MANILA — A Filipino lawmaker wants “ghosting” — the act of abruptly severing communication without explanation — to be declared an emotional offense.
The proposed bill, which was put forward last month but shared publicly this week, does not suggest any penalties, although it does say the act “should be punished.”
The proposal has sparked amusement on social media — but also criticism that it is a distraction as the country faces a cost of living crisis.
In the document entitled “An act declaring ghosting as an emotional offense,” Teves claims that ghosting is a form of cruelty prevalent in today’s world. He says that, thanks to technology, “the realm of dating has changed exponentially compared to previous years,” which means people are easily able to cut ties with one another — without considering the other person’s feelings.
Have you been "ghosted" by someone?— ONE News PH (@onenewsph) July 26, 2022
Negros Oriental 3rd District Rep. Arnolfo Teves, Jr. filed a bill declaring "ghosting” as an "emotional offense." He says "ghosting" is when someone cuts off communication with friends, partners, and alike without real closure. pic.twitter.com/Vv56IQJbMg
“The ambiguity with ghosting,” the bill’s explanatory note declares, “is that there is no real closure between the parties concerned. The bill says “it can be likened to a form of emotional cruelty.”
Ghosting, Teves says, is an act that is “mentally, physically and emotionally exhausting” for victims. The bill also notes that ghosting can lead to “ridicule” and “humiliation,” and that victims are likely to suffer emotional turmoil as a result of being ghosted by another person.
Those who have been ghosted in their lifetime say the phenomenon is cruel and baffling. Experts say those who are guilty of ghosting do so for a number of reasons, including being scared of having difficult conversations, sensing the other person could react dangerously, and believing it is kinder than an outright rejection.
The bill, in its current form at least, is unlikely to pass. It is unclear whether the proposal will have any legal effects. For a bill to pass, it needs to pass three readings and garner support in the House of Representatives and the Senate. Many proposals languish or are forgotten, especially if they are not deemed a priority.
On social media, reaction to the proposed bill was mixed. While some found the proposal entertaining, others pointed out that government officials should be focusing on more pressing issues, such as inflation — which surged to its highest level in almost four years in the Philippines last month.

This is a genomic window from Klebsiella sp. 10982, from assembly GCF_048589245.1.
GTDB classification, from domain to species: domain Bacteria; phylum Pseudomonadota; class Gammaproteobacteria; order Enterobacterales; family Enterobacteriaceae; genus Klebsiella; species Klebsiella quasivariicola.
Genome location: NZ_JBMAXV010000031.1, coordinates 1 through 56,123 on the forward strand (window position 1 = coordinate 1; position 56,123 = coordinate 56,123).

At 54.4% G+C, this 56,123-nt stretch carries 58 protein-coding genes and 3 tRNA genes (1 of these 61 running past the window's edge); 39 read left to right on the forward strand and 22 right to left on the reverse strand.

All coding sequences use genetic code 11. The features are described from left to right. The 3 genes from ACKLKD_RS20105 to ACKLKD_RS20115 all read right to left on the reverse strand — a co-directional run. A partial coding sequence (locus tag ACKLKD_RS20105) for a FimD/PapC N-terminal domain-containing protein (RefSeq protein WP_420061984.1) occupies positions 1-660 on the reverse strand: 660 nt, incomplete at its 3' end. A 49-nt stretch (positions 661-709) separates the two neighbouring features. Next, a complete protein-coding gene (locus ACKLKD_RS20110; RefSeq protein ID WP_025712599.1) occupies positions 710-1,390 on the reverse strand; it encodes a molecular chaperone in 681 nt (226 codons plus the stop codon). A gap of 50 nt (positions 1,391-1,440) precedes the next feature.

“House bill creating department of ghostbusters is next,” read one Facebook comment. Another pointed out there were “bigger problems in our country today.”
Arjan Aguirre, an instructor at Ateneo de Manila University’s political science department, was also among those noting that the bill may be an attempt to distract from wider issues facing the country, including the coronavirus pandemic and the cost-of-living crisis.
In a statement to The Washington Post on Tuesday, Aguirre accused Teves of using the bill “to get public attention and media mileage.”
“It is a calculative move to make him popular and be part of the public conversation,” Aguirre said, adding that Teves has a history of stirring public debate with controversial proposals.
Teves did not immediately respond to a request for comment.
Earlier this month, Teves proposed renaming the Ninoy Aquino International Airport in Manila after the late dictator Ferdinand E. Marcos, whose two-decade regime saw tens of thousands of human rights violations and plundered the country of up to $10 billion. Benigno Aquino Jr., the current namesake, was an opposition senator critical of Marcos who was assassinated in the airport when he returned from the United States.
The bill was widely criticized by survivors of martial law and interpreted as an attempt to curry favor with the newly instated president, Ferdinand Marcos Jr., who won in a landslide election in May.
Hassan reported from London.
A previous version of this article misstated Arnolfo Teves Jr.’s name. The article has been corrected.